I have no idea how well attended this was as I only ventured onto the Green in the evening, arriving around 7 pm or later, to ensure I could get through it without having to alter my usual route too much. Although even then, a number of access points were still denied by closed fencing, and those ever-present security staff, who at least had seats and didn’t have to stand all the time.

Glasgow 2018 Bribe

Glasgow 2018 Bribe

Just make it all go away now – please!

August 17, 2018 Posted by | Civilian, council, photography, Transport | , | Leave a comment

My favourite pics of Glasgow 2018

These are the best pics I’ve taken or seen of Glasgow 2018.

(I’d quite liked to have had some pics of the last day, as it was cold and wet, raining frequently if not heavily – but still just the right traditional Scottish ending to this nuisance. However, I’m not daft enough to go out on a day like that!)

(I got my wish 🙂 – see this collection of pics shared on the BBC’s Your pictures of Scotland: 10 – 17 August page. There’s a lovely pic of the thoroughly soaked and sodden road cyclists splashing through Glasgow.)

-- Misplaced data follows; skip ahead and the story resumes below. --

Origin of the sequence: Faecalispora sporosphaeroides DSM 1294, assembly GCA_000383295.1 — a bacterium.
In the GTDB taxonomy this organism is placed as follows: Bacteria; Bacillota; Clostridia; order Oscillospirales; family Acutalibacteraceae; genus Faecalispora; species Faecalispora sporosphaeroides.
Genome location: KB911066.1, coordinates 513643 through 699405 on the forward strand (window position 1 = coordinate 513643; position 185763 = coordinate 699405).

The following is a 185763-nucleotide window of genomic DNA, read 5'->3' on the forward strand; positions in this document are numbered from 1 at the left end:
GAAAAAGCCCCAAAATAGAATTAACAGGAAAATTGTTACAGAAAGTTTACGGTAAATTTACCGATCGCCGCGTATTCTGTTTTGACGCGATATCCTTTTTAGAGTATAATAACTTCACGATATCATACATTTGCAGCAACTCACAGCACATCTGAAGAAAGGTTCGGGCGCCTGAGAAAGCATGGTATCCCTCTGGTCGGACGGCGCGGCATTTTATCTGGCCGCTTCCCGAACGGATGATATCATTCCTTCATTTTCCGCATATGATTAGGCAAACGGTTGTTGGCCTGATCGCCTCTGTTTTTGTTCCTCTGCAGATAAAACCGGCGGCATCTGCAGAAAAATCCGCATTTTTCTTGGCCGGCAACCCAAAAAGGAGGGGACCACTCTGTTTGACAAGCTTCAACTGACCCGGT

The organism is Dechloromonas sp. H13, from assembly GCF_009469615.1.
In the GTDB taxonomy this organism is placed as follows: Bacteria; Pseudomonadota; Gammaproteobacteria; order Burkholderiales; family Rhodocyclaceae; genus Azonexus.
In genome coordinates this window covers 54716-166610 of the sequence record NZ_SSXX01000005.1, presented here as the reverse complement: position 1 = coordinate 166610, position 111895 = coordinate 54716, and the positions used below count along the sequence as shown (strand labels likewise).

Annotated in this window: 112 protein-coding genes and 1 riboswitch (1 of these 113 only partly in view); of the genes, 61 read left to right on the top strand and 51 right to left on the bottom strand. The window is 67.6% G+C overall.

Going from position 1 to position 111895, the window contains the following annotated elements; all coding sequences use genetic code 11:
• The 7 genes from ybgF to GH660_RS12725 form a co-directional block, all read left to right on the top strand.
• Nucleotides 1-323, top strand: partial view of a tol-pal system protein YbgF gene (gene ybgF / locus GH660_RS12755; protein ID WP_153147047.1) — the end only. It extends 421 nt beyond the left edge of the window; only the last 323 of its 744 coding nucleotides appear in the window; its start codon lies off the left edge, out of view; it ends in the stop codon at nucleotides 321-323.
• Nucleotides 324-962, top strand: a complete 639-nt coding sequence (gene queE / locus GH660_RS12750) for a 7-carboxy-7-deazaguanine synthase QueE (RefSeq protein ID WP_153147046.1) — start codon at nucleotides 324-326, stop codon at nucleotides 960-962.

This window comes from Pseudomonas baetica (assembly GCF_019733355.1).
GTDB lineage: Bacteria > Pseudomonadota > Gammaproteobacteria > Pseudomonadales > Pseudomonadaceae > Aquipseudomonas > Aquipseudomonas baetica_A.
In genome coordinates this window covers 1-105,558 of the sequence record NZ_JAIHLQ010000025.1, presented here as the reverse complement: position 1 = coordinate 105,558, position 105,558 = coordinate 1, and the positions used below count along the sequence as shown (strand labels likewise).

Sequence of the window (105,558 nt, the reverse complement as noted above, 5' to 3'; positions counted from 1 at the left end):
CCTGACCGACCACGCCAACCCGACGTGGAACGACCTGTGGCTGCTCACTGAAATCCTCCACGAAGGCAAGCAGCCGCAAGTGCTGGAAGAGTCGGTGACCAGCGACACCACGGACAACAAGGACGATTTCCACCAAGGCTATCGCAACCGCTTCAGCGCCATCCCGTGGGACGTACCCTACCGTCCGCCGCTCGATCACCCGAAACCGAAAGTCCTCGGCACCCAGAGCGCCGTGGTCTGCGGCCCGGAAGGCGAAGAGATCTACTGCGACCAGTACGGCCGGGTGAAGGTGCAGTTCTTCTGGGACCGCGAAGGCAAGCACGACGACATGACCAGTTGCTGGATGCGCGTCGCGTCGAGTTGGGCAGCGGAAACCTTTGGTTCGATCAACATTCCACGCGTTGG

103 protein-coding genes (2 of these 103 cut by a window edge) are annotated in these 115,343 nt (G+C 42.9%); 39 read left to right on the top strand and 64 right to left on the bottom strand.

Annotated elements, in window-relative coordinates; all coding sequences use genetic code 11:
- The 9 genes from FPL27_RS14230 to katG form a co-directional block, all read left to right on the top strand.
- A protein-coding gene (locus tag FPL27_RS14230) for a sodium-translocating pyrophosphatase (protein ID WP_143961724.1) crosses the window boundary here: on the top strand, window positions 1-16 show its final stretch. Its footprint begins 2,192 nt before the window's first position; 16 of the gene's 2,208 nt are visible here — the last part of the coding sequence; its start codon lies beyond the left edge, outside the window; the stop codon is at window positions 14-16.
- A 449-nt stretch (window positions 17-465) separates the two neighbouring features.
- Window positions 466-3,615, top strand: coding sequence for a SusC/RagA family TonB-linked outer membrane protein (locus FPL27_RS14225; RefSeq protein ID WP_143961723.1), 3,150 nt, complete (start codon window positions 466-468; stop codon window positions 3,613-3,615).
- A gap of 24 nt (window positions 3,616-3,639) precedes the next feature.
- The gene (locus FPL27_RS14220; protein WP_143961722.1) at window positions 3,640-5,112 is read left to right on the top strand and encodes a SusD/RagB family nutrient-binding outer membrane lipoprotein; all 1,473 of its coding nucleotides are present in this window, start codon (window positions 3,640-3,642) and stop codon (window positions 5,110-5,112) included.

The CLEARING AWAY of this week plus of madness and disruption to the lives of the good and patient people of Glasgow, and the return of their city to them!

Note the corner of the kerb, cut away and replaced by a tarmac ramp so a few cyclists (no, sorry, my apologies to real cyclists) privileged racers could have a smooth run, and not have to stop or slow down to negotiate the kerb like the rest of us.

I wonder if this will be left, or the kerb will be reinstated?

I’ll watch, and update if this is changed.

It should also be noted that while the rest of the country moans about growing numbers of unrepaired potholes on their roads, there was a full team of road maintenance workmen, plus road surface scrapers, road laying machines, and road rollers repairing this (and other road surfaces around the city).  Again, NOT for the citizens, but this group of privileged cycle racers who were being worshipped throughout Glasgow 2018, with many roads closed so they could have clear passage.

The rest of just have to fight our way through the daily traffic.

Good Riddance Glasgow 2018

Good Riddance Glasgow 2018

Lovely view.

I could have sat and watched this for hours, I found workers working into the night in a number of places, clearing all the barriers and obstruction away, but it was getting dark and I had to go home.